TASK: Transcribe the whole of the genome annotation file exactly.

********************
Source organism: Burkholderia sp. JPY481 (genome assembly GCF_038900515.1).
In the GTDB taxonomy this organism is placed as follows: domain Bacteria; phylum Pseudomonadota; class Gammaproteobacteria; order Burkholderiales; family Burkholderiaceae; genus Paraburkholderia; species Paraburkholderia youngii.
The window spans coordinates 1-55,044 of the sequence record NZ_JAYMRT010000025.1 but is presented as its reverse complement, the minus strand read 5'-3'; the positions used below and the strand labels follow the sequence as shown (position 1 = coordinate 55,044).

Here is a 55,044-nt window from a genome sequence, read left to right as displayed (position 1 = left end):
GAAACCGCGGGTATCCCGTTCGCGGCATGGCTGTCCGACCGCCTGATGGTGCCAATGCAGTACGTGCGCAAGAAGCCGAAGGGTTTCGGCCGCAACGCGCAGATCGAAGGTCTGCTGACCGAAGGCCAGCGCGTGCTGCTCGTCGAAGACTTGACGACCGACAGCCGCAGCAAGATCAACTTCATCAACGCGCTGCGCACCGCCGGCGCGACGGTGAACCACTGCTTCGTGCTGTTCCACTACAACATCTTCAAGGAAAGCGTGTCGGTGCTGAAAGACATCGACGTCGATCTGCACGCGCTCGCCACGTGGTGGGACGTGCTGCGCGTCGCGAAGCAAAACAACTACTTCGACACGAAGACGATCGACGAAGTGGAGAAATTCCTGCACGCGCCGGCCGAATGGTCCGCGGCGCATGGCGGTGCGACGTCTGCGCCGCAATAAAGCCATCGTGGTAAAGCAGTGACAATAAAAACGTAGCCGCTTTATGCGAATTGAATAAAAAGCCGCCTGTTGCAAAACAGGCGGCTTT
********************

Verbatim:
Source organism: Burkholderia sp. JPY481 (genome assembly GCF_038900515.1).
In the GTDB taxonomy this organism is placed as follows: domain Bacteria; phylum Pseudomonadota; class Gammaproteobacteria; order Burkholderiales; family Burkholderiaceae; genus Paraburkholderia; species Paraburkholderia youngii.
The window spans coordinates 1-55,044 of the sequence record NZ_JAYMRT010000025.1 but is presented as its reverse complement, the minus strand read 5'-3'; the positions used below and the strand labels follow the sequence as shown (position 1 = coordinate 55,044).

Here is a 55,044-nt window from a genome sequence, read left to right as displayed (position 1 = left end):
GAAACCGCGGGTATCCCGTTCGCGGCATGGCTGTCCGACCGCCTGATGGTGCCAATGCAGTACGTGCGCAAGAAGCCGAAGGGTTTCGGCCGCAACGCGCAGATCGAAGGTCTGCTGACCGAAGGCCAGCGCGTGCTGCTCGTCGAAGACTTGACGACCGACAGCCGCAGCAAGATCAACTTCATCAACGCGCTGCGCACCGCCGGCGCGACGGTGAACCACTGCTTCGTGCTGTTCCACTACAACATCTTCAAGGAAAGCGTGTCGGTGCTGAAAGACATCGACGTCGATCTGCACGCGCTCGCCACGTGGTGGGACGTGCTGCGCGTCGCGAAGCAAAACAACTACTTCGACACGAAGACGATCGACGAAGTGGAGAAATTCCTGCACGCGCCGGCCGAATGGTCCGCGGCGCATGGCGGTGCGACGTCTGCGCCGCAATAAAGCCATCGTGGTAAAGCAGTGACAATAAAAACGTAGCCGCTTTATGCGAATTGAATAAAAAGCCGCCTGTTGCAAAACAGGCGGCTTT